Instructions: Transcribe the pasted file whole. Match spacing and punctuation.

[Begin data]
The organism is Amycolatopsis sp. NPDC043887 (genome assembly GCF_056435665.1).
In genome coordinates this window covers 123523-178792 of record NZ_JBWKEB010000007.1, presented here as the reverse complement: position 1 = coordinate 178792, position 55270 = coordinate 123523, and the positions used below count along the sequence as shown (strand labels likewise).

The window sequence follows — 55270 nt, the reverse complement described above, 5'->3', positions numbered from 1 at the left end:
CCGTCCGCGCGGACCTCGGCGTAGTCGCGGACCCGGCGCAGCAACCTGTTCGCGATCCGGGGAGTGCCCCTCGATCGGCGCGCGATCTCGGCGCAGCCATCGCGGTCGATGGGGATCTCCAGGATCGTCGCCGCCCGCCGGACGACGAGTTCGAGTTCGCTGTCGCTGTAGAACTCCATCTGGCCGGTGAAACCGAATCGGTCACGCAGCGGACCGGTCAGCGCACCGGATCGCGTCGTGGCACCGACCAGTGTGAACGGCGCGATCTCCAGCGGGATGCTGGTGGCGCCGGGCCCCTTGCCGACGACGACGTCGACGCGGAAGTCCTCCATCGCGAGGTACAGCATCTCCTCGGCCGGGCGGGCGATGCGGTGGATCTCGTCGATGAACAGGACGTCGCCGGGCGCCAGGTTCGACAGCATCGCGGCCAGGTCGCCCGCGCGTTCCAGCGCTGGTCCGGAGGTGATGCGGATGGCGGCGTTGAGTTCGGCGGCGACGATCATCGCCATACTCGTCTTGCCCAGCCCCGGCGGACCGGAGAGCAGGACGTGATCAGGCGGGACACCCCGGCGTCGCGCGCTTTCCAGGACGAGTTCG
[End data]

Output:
The organism is Amycolatopsis sp. NPDC043887 (genome assembly GCF_056435665.1).
In genome coordinates this window covers 123523-178792 of record NZ_JBWKEB010000007.1, presented here as the reverse complement: position 1 = coordinate 178792, position 55270 = coordinate 123523, and the positions used below count along the sequence as shown (strand labels likewise).

The window sequence follows — 55270 nt, the reverse complement described above, 5'->3', positions numbered from 1 at the left end:
CCGTCCGCGCGGACCTCGGCGTAGTCGCGGACCCGGCGCAGCAACCTGTTCGCGATCCGGGGAGTGCCCCTCGATCGGCGCGCGATCTCGGCGCAGCCATCGCGGTCGATGGGGATCTCCAGGATCGTCGCCGCCCGCCGGACGACGAGTTCGAGTTCGCTGTCGCTGTAGAACTCCATCTGGCCGGTGAAACCGAATCGGTCACGCAGCGGACCGGTCAGCGCACCGGATCGCGTCGTGGCACCGACCAGTGTGAACGGCGCGATCTCCAGCGGGATGCTGGTGGCGCCGGGCCCCTTGCCGACGACGACGTCGACGCGGAAGTCCTCCATCGCGAGGTACAGCATCTCCTCGGCCGGGCGGGCGATGCGGTGGATCTCGTCGATGAACAGGACGTCGCCGGGCGCCAGGTTCGACAGCATCGCGGCCAGGTCGCCCGCGCGTTCCAGCGCTGGTCCGGAGGTGATGCGGATGGCGGCGTTGAGTTCGGCGGCGACGATCATCGCCATACTCGTCTTGCCCAGCCCCGGCGGACCGGAGAGCAGGACGTGATCAGGCGGGACACCCCGGCGTCGCGCGCTTTCCAGGACGAGTTCG